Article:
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I’m living an oxymoron: I’m busier than ever, yet more inwardly at rest than ever. Maybe that’s what it means to ‘labor to enter God’s rest’ :). This seems illogical, but God’s ways are higher than ours… The key lies in Hebrews 4:10: “The man who goes into God’s rest, rests from his own work”.

Now it makes sense: resting is not necessarily about not working, but about doing God’s work. In Matthew 11:28 Jesus says that He will give us rest, and immediately after, He tells us to take on His ‘yoke’. I don’t know about you, but the image of yoked cattle hauling a load doesn’t evoke a sense of rest.


However, Jesus said that His yoke is easy and His burden light, and amazingly, that is just what I’m experiencing: God-inspired works are life-giving and even energizing. Of course it helps that the Holy Spirit provides the fuel and plenty of left-overs :).

Another eye-opening verse about rest is Isaiah 58:13-14: “If you turn away (…) From doing your pleasure on My holy day, And call the Sabbath a delight (…) not doing your own ways, nor finding your own pleasure, nor speaking your own words, then you shall delight yourself in the Lord;

I used to guard my day off, well, like a guard dog. It was ‘my’ time to do ‘my’ thing and woe to anyone who carried even the slightest scent of interference. Time out is still a necessity, but God-sent interruptions have been so frequent that I couldn’t deny the possibility that my idea of ‘Sabbath’ was skewed. (The key is discerning which interruptions are truly God-sent…)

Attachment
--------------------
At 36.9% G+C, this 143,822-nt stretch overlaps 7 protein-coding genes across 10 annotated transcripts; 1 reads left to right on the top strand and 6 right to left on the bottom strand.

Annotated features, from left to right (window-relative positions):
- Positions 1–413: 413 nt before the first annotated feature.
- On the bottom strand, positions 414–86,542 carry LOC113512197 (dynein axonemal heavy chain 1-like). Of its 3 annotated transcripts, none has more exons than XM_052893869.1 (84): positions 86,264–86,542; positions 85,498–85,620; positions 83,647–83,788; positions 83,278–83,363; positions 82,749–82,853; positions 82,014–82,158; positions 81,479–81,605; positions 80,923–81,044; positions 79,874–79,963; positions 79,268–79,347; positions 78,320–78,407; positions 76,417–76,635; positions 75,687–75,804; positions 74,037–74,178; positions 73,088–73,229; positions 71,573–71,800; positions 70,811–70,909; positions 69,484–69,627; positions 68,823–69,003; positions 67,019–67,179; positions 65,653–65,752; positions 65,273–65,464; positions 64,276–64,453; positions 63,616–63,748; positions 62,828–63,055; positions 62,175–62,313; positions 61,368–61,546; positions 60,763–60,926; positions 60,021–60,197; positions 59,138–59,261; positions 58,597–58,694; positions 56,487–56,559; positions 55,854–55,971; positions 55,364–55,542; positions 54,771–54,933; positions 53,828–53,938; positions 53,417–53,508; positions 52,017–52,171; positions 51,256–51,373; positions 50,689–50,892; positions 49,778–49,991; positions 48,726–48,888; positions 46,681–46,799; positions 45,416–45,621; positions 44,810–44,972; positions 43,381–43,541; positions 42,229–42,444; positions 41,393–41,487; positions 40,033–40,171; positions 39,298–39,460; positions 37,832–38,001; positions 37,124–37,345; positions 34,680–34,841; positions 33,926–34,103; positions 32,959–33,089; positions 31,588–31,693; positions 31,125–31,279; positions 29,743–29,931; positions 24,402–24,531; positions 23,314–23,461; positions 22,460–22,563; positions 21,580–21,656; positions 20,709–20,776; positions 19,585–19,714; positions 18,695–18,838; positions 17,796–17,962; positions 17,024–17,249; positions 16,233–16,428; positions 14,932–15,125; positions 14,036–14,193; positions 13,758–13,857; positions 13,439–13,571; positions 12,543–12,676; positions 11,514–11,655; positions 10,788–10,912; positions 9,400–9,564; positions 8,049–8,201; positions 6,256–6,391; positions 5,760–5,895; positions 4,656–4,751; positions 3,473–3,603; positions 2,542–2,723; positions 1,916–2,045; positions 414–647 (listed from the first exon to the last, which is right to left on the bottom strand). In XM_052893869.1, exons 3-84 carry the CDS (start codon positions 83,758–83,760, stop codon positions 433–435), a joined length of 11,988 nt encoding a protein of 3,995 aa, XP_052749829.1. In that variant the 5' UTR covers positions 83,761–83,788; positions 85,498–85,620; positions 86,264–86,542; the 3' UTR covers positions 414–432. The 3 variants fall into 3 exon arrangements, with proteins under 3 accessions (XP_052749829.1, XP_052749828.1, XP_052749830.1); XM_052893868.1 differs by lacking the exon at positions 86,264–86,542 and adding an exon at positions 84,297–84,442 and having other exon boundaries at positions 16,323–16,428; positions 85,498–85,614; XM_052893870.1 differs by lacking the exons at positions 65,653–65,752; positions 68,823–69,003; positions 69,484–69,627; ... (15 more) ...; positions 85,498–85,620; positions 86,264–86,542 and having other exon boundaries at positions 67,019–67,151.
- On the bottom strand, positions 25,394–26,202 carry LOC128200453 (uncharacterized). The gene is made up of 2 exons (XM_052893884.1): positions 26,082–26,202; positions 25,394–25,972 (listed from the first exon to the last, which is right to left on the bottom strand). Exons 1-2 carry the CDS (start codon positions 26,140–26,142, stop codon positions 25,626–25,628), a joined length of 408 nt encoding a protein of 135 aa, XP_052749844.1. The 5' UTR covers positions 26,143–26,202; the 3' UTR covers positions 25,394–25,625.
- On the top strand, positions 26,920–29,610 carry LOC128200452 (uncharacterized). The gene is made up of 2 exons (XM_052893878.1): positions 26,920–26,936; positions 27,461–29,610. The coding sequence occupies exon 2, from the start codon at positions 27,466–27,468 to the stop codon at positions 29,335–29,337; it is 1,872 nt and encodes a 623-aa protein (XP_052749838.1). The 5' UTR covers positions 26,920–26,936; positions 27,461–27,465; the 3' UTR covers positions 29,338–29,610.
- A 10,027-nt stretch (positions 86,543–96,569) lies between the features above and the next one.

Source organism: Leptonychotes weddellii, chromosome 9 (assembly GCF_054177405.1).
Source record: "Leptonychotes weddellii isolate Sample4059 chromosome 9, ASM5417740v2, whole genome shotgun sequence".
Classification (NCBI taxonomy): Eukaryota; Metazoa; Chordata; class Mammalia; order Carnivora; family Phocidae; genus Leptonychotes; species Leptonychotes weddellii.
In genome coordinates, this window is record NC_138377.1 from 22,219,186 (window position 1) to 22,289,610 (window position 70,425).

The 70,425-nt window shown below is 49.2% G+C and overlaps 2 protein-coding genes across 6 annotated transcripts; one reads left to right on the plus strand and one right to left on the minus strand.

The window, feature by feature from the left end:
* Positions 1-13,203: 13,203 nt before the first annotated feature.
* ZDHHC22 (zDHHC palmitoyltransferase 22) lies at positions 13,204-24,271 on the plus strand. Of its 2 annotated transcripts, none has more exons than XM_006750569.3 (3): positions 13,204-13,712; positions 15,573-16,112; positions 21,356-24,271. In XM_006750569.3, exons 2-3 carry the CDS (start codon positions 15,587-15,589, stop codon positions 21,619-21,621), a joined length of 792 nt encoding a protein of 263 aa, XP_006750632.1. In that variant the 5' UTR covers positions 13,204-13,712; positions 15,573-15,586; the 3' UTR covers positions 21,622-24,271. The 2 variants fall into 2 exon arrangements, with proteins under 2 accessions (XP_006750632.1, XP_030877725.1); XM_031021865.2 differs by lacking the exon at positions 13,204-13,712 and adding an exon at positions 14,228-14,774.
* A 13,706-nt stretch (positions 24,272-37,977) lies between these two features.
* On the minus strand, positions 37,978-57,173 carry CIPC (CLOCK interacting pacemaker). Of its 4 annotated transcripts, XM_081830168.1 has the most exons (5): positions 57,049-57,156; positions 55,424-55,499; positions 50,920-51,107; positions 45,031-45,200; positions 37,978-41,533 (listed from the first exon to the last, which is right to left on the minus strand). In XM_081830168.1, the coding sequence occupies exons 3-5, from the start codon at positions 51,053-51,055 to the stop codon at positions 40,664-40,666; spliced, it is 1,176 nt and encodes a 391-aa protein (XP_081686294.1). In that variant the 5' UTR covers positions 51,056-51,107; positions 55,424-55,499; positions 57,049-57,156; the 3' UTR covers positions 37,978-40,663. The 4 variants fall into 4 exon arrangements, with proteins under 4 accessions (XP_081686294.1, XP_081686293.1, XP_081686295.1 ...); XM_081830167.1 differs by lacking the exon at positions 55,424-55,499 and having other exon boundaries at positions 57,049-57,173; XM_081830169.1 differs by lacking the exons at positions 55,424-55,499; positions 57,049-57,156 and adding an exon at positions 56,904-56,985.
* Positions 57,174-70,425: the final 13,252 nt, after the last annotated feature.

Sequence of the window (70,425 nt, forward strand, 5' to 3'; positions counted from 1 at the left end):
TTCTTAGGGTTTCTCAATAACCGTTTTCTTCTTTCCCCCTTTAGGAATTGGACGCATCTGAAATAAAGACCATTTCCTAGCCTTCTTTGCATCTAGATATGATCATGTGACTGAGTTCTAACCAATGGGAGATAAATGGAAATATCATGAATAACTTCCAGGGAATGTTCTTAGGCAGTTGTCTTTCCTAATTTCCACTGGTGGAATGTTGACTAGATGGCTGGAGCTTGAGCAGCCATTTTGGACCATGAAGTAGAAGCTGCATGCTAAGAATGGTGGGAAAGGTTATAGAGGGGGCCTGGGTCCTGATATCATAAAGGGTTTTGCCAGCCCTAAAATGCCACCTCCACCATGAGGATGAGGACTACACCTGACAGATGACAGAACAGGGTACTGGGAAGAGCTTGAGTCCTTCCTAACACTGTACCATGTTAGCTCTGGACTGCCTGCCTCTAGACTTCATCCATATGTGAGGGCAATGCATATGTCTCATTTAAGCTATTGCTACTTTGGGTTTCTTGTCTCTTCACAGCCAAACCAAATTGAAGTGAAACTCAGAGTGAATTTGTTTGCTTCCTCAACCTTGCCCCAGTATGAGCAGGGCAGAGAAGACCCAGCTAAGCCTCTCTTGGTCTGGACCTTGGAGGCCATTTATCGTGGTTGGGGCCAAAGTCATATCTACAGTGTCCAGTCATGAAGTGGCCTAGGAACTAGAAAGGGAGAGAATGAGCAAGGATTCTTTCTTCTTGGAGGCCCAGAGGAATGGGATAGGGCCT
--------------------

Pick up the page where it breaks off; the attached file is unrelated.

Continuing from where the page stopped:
After all, Jesus Himself ‘worked’ on the Sabbath, saying that God’s law permits us to do good on the Sabbath (Matthew 12:10-13). It’s now so obvious: Sabbath is not time off from loving God and others, so I need to hold any plans loosely as to not miss any opportunities that God sends my way.

It’s interesting that Isaiah 58 talks about both true Sabbath and true fasting, seemingly opposing matters. The common thread is our motives. It all comes back to the two great commandments (Mark 12:30,31): whatever we do, rest, work, fast, eat, will be pointless and fruitless unless we are out to love God and others (as ourselves).

Once again, I am amazed at God’s seemingly upside down ways: we labor to enter rest, we fast to be filled, we find delight by not seeking our own pleasure, and we lose our life to find it.

Is there an oxymoronic solution to turn around a challenge you are facing?